CONCLUSION

We have observed that in cases of lung cancer complicated with M. fortuitum infection, opportunistic pathogen infection recurrence can be overcome, and immunotherapy is most beneficial when TB doctors and oncologists cooperate to closely observe dynamic changes in M. fortuitum and lung cancer. Treatment should be maintained with low dosage anti-TB drugs after general anti-TB chemotherapy for 1 year; this may prevent opportunistic pathogen infection recurrence during immunotherapy.

Key Words: Mycobacterium fortuitum, Nontuberculous mycobacterium, Non-small cell lung cancer, Immune checkpoint inhibitors, Case report

Core Tip: The clinical experience in the application of immune checkpoint inhibitors is scarce for lung cancer patients with pulmonary tuberculosis, and lung cancer with nontuberculous mycobacterium (NTM) is even more rare. We present the case of a patient who had both lung cancer and NTM. NTM was stable, and the tumors shrank after treatment with immune checkpoint inhibitors. It provides some reference for the treatment of coexistent lung cancer with NTM.



INTRODUCTION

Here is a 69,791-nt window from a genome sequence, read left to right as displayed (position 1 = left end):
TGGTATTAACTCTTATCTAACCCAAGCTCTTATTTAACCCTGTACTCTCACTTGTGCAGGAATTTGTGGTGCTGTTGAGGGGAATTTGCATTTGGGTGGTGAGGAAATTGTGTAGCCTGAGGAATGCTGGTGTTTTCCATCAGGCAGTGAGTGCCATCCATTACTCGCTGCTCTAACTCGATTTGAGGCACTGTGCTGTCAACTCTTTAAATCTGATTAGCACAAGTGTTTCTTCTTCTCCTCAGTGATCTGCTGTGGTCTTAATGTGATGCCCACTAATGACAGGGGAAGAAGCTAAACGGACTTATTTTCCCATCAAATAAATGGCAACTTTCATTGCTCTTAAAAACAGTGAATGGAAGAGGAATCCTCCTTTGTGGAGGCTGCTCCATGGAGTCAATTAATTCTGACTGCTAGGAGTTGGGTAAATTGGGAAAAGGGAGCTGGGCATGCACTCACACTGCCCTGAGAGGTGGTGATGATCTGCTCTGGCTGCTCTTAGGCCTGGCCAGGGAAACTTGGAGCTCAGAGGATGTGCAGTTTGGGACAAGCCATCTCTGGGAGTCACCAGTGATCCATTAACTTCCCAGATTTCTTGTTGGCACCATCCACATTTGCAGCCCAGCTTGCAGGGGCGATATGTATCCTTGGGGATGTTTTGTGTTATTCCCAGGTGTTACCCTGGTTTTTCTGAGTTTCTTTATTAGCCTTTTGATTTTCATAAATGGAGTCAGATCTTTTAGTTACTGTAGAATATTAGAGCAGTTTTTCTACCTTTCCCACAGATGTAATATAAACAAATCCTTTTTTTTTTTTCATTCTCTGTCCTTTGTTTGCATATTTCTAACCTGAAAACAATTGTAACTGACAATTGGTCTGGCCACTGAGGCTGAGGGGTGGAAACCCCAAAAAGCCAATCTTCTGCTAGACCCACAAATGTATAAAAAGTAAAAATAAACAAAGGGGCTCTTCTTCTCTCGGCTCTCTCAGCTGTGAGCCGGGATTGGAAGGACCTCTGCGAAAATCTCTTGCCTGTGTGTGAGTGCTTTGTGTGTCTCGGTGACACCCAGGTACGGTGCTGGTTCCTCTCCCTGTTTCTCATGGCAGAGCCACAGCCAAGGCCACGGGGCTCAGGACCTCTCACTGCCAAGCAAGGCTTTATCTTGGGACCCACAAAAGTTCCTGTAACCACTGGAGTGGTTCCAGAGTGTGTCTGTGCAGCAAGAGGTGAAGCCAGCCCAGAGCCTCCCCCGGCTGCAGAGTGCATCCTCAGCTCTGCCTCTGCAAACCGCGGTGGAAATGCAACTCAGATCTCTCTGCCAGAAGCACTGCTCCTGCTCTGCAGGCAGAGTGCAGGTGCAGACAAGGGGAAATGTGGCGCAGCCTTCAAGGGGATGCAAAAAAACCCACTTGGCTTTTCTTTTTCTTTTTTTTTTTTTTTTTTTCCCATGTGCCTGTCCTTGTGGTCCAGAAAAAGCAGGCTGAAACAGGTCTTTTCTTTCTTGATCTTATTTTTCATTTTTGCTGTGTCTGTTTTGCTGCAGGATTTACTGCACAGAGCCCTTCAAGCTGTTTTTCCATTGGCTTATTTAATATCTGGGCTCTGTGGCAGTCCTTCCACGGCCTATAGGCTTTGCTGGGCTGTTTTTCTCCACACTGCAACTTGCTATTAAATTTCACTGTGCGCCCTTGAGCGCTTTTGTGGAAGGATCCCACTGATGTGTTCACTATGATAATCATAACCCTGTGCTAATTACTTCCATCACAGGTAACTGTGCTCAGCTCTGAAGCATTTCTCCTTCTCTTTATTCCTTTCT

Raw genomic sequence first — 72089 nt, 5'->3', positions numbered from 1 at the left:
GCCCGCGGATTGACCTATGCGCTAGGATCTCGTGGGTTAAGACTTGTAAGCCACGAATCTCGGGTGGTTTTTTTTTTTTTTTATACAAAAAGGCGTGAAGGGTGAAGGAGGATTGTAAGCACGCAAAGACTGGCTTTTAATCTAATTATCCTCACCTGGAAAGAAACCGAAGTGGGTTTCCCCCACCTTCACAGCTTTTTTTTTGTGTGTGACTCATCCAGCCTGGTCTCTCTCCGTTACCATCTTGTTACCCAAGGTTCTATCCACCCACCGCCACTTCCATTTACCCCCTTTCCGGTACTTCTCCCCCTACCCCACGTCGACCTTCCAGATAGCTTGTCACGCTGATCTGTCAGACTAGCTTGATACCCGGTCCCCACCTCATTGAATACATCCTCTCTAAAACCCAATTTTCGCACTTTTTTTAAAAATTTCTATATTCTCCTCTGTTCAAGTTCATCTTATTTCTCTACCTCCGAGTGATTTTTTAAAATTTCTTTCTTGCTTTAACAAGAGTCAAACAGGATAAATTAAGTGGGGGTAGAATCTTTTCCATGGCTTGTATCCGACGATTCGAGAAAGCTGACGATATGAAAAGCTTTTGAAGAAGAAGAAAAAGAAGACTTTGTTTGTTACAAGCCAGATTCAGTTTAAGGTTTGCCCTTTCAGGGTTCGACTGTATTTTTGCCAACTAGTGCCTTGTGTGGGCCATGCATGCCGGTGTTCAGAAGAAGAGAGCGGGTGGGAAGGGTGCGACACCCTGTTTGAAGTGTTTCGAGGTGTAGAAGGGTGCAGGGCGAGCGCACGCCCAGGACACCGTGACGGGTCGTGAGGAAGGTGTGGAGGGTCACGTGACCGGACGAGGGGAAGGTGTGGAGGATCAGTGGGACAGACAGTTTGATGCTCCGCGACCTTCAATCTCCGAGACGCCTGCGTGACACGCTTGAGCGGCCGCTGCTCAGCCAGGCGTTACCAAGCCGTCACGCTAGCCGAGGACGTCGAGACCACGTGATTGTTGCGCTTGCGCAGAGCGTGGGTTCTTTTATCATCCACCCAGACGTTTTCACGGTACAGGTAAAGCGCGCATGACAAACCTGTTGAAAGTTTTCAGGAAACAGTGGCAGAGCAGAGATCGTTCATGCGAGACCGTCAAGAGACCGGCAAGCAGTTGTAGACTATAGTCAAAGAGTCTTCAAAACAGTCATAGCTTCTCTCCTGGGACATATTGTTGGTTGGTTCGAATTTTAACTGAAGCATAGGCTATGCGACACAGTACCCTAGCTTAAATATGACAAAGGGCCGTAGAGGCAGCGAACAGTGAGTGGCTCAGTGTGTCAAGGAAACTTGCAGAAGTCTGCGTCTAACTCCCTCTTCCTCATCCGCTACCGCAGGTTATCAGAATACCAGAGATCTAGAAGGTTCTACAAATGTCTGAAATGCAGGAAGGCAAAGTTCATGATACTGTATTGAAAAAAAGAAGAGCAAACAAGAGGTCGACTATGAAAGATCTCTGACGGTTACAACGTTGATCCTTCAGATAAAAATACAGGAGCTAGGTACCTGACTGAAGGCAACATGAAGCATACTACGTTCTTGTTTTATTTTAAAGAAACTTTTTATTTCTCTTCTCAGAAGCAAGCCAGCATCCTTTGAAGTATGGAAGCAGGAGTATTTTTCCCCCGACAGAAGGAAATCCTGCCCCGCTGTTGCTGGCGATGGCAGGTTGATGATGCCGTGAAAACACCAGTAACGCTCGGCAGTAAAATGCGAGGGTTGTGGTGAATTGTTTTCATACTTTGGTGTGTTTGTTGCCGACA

Nontuberculous mycosis (NTM) is a lung disease characterized by exposure to mycobacteria other than Mycobacterium tuberculosis (M. tuberculosis) and M. leprae. NTM has clinical manifestations similar to pulmonary tuberculosis (TB), and the number of patients with pulmonary NTM is increasing worldwide[1]. Mycobacterium fortuitum (M. fortuitum) accounts for 5.9% of all NTM cases[2]. Lung cancer is one of the most frequent malignant tumors, and it has a very high morbidity and mortality. Lung cancer and NTM lung disease share some common predisposing factors (e.g., smoking, atmosphere pollution), and coexistence of these two diseases is not uncommon. Diagnosis and treatment are more complex for patients with lung cancer and NTM. Immune checkpoint inhibitors (ICIs) have become generalized for use as anticancer therapeutics in many types of cancer. Many previous trials have reported that ICIs provide clinical benefits in patients with non-small cell lung cancer (NSCLC)[3,4]. Although ICIs are often effective in NSCLC, unique adverse events are known to occur during treatment, including skin rash, hepatotoxicity, and endocrine disturbances; these events are termed immune-related adverse events. Among the several types of immune-related adverse events, cases of infectious diseases have been increasing steadily[5]. ICI immunotherapy can also cause TB and other infectious diseases as well as noninfectious immune-related complications. However, it remains unknown whether ICI immunotherapy can cause a recurrence of TB or NTM and whether ICI immunotherapy is an appropriate option for patients with both lung cancer and NTM. Here, we report a case with no recurrence of M. fortuitum following pembrolizumab treatment for unresectable stage IIIb NSCLC.